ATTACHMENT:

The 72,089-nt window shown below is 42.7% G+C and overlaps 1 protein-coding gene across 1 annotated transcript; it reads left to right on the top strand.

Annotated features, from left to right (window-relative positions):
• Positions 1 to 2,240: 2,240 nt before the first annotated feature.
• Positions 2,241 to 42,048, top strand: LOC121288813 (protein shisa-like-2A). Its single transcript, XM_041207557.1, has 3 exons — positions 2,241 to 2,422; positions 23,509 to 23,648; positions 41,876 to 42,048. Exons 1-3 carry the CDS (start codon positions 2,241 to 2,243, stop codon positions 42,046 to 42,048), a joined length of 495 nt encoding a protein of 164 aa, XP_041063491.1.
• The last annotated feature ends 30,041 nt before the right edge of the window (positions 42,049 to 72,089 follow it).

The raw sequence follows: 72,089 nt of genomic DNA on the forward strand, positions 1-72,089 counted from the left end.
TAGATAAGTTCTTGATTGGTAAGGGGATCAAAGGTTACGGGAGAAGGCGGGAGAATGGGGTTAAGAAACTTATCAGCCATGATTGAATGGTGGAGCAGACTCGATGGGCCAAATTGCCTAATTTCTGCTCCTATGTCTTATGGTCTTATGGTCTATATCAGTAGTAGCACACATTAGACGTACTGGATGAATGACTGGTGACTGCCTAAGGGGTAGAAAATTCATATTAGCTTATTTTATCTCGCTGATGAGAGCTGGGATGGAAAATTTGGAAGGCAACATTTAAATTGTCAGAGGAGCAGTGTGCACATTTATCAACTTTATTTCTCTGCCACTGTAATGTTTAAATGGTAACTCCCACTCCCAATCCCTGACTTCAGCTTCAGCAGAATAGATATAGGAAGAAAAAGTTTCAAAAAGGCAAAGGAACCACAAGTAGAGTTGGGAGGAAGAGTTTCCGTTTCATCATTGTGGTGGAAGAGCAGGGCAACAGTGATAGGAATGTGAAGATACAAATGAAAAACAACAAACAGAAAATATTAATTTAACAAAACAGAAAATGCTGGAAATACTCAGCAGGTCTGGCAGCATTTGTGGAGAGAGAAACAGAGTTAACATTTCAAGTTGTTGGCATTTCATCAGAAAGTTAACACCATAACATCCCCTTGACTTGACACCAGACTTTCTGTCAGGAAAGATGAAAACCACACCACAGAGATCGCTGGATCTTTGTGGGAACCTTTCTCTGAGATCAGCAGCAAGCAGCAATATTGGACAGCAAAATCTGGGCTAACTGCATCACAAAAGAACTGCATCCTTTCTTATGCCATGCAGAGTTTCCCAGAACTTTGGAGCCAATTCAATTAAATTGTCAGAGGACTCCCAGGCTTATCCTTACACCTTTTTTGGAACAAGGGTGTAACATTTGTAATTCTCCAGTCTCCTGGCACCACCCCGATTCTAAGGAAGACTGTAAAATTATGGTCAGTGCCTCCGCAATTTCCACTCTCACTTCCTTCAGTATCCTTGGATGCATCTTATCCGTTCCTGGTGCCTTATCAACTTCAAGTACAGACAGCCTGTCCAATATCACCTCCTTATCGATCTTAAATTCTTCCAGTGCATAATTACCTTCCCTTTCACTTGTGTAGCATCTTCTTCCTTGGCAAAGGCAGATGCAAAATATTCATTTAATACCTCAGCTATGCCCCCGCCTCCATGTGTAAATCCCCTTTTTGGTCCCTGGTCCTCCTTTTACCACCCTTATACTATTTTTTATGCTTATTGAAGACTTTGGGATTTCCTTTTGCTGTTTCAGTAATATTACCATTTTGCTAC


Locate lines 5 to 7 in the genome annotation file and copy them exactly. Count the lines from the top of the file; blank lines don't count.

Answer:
• The last annotated feature ends 30,041 nt before the right edge of the window (positions 42,049 to 72,089 follow it).

The raw sequence follows: 72,089 nt of genomic DNA on the forward strand, positions 1-72,089 counted from the left end.
TAGATAAGTTCTTGATTGGTAAGGGGATCAAAGGTTACGGGAGAAGGCGGGAGAATGGGGTTAAGAAACTTATCAGCCATGATTGAATGGTGGAGCAGACTCGATGGGCCAAATTGCCTAATTTCTGCTCCTATGTCTTATGGTCTTATGGTCTATATCAGTAGTAGCACACATTAGACGTACTGGATGAATGACTGGTGACTGCCTAAGGGGTAGAAAATTCATATTAGCTTATTTTATCTCGCTGATGAGAGCTGGGATGGAAAATTTGGAAGGCAACATTTAAATTGTCAGAGGAGCAGTGTGCACATTTATCAACTTTATTTCTCTGCCACTGTAATGTTTAAATGGTAACTCCCACTCCCAATCCCTGACTTCAGCTTCAGCAGAATAGATATAGGAAGAAAAAGTTTCAAAAAGGCAAAGGAACCACAAGTAGAGTTGGGAGGAAGAGTTTCCGTTTCATCATTGTGGTGGAAGAGCAGGGCAACAGTGATAGGAATGTGAAGATACAAATGAAAAACAACAAACAGAAAATATTAATTTAACAAAACAGAAAATGCTGGAAATACTCAGCAGGTCTGGCAGCATTTGTGGAGAGAGAAACAGAGTTAACATTTCAAGTTGTTGGCATTTCATCAGAAAGTTAACACCATAACATCCCCTTGACTTGACACCAGACTTTCTGTCAGGAAAGATGAAAACCACACCACAGAGATCGCTGGATCTTTGTGGGAACCTTTCTCTGAGATCAGCAGCAAGCAGCAATATTGGACAGCAAAATCTGGGCTAACTGCATCACAAAAGAACTGCATCCTTTCTTATGCCATGCAGAGTTTCCCAGAACTTTGGAGCCAATTCAATTAAATTGTCAGAGGACTCCCAGGCTTATCCTTACACCTTTTTTGGAACAAGGGTGTAACATTTGTAATTCTCCAGTCTCCTGGCACCACCCCGATTCTAAGGAAGACTGTAAAATTATGGTCAGTGCCTCCGCAATTTCCACTCTCACTTCCTTCAGTATCCTTGGATGCATCTTATCCGTTCCTGGTGCCTTATCAACTTCAAGTACAGACAGCCTGTCCAATATCACCTCCTTATCGATCTTAAATTCTTCCAGTGCATAATTACCTTCCCTTTCACTTGTGTAGCATCTTCTTCCTTGGCAAAGGCAGATGCAAAATATTCATTTAATACCTCAGCTATGCCCCCGCCTCCATGTGTAAATCCCCTTTTTGGTCCCTGGTCCTCCTTTTACCACCCTTATACTATTTTTTATGCTTATTGAAGACTTTGGGATTTCCTTTTGCTGTTTCAGTAATATTACCATTTTGCTAC